We think of domestic violence as something done by deranged men. But it is something done by everyday people. Sometimes the perpetrator is male, other times female. In our house, growing up, it was my father’s violence that snatched the headlines. My mother’s violence was considered ‘justified’.
As an adult I returned to the home I’d grown up in in my first 7 years. The tenant showed me through and showed me the damage to the door jambs. Every door had once been wrenched off its hinges. She presumed the house had seen a lot of violence. And I do remember violence, but not violence of my father, but of my mother, toward me. I have no doubt he was violent to her, but for my first 7 years I can’t recall a single incident of witnessing even a push or a slap.
Sure, I was autistic and severely meaning deaf and saw my world in bits and was unable to simultaneously process sense of self and other let alone what one person was doing to another, so maybe all I heard was chaos and noise, all I saw was movement. But I do remember being repeatedly suffocated with a pillow in the night, being beaten until I couldn’t breathe, being strangled, being thrown at the wall in the kitchen, being hit across the back with a lump of wood, having a cigarette put out on me, having a washcloth stuffed into my mouth and whipped across the face until I vomited out my nose, being sprayed in the face with the old fly spray dispensers, and a plethora of verbal, psychological and emotional abuse. But this was not my father. This was my mother.
My mother told that when pregnant with me she’d found my father having sex with a teenager and when she confronted him he threatened her with an axe. So he was clearly not Mr Nice Guy even though I loved my Dad and thought of him as funny and fun. When I was 3 my mother caught him having sex with her older sister. She took a gun and tried to shoot him and threatened to shoot us kids. As a result she got sectioned as a psychiatric patient but talked her way out of the loony bin on the basis she was a victim of my father’s domestic violence. So if he was severely violent, and I have no reason to doubt that he was, he was clearly stealthy enough to do his violence away from me for my first seven years.
It was at our next house that I well and truly saw his violence. My mother was still my abuser. Without help, an abuser doesn’t change. And alcholism and Valium contributed. My father was not an alcoholic, nor addicted to Valium, but he was a binge drinker and now he was throwing parties in our new house every week.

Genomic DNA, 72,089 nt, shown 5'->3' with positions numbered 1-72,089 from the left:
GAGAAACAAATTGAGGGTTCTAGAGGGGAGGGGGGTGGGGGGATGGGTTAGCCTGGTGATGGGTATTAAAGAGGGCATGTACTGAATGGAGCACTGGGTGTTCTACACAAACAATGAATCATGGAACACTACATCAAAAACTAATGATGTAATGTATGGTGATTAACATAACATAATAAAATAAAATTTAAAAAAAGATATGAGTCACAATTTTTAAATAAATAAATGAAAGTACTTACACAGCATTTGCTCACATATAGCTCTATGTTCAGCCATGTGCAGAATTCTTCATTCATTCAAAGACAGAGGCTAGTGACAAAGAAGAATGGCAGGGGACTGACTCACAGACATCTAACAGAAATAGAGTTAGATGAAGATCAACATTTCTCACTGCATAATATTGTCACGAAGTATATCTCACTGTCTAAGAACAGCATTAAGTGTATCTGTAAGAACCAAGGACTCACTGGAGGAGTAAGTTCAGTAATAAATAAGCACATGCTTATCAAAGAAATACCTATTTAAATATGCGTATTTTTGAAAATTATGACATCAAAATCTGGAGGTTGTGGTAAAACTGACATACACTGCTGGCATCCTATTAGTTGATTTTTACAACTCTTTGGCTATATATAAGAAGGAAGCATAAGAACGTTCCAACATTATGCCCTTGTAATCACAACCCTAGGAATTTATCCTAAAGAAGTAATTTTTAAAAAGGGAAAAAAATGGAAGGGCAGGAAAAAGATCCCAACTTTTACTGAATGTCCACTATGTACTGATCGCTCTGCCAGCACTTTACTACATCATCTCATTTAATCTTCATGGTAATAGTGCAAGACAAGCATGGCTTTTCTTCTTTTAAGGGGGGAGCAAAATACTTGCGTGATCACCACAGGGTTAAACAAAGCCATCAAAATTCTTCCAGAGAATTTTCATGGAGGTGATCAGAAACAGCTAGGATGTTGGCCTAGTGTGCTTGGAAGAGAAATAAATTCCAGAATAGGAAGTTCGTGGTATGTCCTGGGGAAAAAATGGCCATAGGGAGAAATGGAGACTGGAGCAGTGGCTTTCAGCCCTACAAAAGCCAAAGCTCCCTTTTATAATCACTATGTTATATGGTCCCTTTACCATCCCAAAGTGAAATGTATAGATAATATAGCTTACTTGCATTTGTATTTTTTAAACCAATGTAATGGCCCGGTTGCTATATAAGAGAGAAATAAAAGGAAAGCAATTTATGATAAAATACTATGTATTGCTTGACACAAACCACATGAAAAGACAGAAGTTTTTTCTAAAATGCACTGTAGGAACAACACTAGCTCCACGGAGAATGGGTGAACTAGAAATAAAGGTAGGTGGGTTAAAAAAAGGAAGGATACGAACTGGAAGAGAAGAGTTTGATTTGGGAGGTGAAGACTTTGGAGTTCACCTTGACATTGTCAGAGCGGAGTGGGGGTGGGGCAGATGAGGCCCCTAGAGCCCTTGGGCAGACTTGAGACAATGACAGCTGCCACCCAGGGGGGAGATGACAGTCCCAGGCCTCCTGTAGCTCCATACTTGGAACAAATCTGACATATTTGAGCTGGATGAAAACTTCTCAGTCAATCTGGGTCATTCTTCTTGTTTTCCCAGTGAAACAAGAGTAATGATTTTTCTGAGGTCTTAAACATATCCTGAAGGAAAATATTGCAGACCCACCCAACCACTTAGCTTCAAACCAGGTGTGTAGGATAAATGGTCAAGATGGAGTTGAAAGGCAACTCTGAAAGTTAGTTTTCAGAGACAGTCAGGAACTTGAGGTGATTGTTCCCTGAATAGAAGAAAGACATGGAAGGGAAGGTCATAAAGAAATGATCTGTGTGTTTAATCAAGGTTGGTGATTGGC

They would both start out charming, sociable, all meet and greet. But by the end of the night both of them were over the top either flirting with or getting it on with someone other than each other. Then the tone would change and the house would turn into something from The Shining. Hard to know the chicken and egg of it. They were both mouthy, foul, with tones of disgust at each other. Then glass would get smashed and the phone would be ripped out of the wall. Sometimes she’d slap him or threaten him with a broken glass or grab a knife and wield it. Then he’d grab her by the hair, drag her about, rip her clothes. Then it was all shoves, punches, kicks. Too many times he’d smash her false teeth again and knock her unconscious. Too many times he’d strangle her or threaten to burn her with a lit cigarette. Too many times he’d then kick her whilst she was on the floor, breaking her ribs. Sometimes the guns would come off the wall (he had a collection) and sometimes they’d get fired. Sometimes it was her firing them, sometimes it was him. At least once I saw him rape her whilst she lay there unconscious.
The police would commonly arrive, usually because I had learned to call them from the phone box around the corner. Then they’d take Jack away for the night (if they could find him) and the next day he’d return, contrite, ashamed, and she’d never press charges. Why would she? There was no single mother’s pension in the early 70s, no women’s refuges for her to go to (and besides, he’d always bolt after the violence so she didn’t need to bolt from him). She was uneducated, from a dysfunctional and disadvantaged background in which abuse and violence was normal. She had no friends, no relationship with the neighbors. We were the family they closed the blinds on, pretended they weren’t home when the violence was happening yet again.
And my older brother, me and my younger brother saw this sort of thing for the 7 years I continued to live with them and it continued for years after I left until they no longer lived together.